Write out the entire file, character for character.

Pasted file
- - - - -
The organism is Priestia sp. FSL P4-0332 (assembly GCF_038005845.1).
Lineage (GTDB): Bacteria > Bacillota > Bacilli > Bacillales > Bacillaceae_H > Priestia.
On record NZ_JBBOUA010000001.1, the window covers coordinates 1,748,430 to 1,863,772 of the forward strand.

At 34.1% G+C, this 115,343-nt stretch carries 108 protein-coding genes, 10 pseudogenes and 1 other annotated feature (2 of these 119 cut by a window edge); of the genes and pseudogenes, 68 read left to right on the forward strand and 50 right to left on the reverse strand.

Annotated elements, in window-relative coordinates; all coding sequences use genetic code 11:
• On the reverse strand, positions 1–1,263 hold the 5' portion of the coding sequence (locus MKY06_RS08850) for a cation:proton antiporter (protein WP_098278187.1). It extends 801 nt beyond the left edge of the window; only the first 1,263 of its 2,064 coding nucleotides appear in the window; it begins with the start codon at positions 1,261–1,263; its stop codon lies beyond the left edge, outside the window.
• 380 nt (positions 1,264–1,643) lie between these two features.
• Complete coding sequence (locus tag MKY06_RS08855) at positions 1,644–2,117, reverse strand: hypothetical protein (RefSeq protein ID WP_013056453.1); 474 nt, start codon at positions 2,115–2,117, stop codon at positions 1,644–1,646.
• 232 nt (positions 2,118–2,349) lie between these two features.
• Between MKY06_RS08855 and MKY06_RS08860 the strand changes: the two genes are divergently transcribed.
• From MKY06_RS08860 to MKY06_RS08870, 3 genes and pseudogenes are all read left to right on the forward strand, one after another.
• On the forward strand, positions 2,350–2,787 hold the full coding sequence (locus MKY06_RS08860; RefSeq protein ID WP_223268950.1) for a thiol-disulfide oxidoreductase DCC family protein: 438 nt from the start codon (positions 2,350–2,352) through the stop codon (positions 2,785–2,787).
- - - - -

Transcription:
The organism is Priestia sp. FSL P4-0332 (assembly GCF_038005845.1).
Lineage (GTDB): Bacteria > Bacillota > Bacilli > Bacillales > Bacillaceae_H > Priestia.
On record NZ_JBBOUA010000001.1, the window covers coordinates 1,748,430 to 1,863,772 of the forward strand.

At 34.1% G+C, this 115,343-nt stretch carries 108 protein-coding genes, 10 pseudogenes and 1 other annotated feature (2 of these 119 cut by a window edge); of the genes and pseudogenes, 68 read left to right on the forward strand and 50 right to left on the reverse strand.

Annotated elements, in window-relative coordinates; all coding sequences use genetic code 11:
• On the reverse strand, positions 1–1,263 hold the 5' portion of the coding sequence (locus MKY06_RS08850) for a cation:proton antiporter (protein WP_098278187.1). It extends 801 nt beyond the left edge of the window; only the first 1,263 of its 2,064 coding nucleotides appear in the window; it begins with the start codon at positions 1,261–1,263; its stop codon lies beyond the left edge, outside the window.
• 380 nt (positions 1,264–1,643) lie between these two features.
• Complete coding sequence (locus tag MKY06_RS08855) at positions 1,644–2,117, reverse strand: hypothetical protein (RefSeq protein ID WP_013056453.1); 474 nt, start codon at positions 2,115–2,117, stop codon at positions 1,644–1,646.
• 232 nt (positions 2,118–2,349) lie between these two features.
• Between MKY06_RS08855 and MKY06_RS08860 the strand changes: the two genes are divergently transcribed.
• From MKY06_RS08860 to MKY06_RS08870, 3 genes and pseudogenes are all read left to right on the forward strand, one after another.
• On the forward strand, positions 2,350–2,787 hold the full coding sequence (locus MKY06_RS08860; RefSeq protein ID WP_223268950.1) for a thiol-disulfide oxidoreductase DCC family protein: 438 nt from the start codon (positions 2,350–2,352) through the stop codon (positions 2,785–2,787).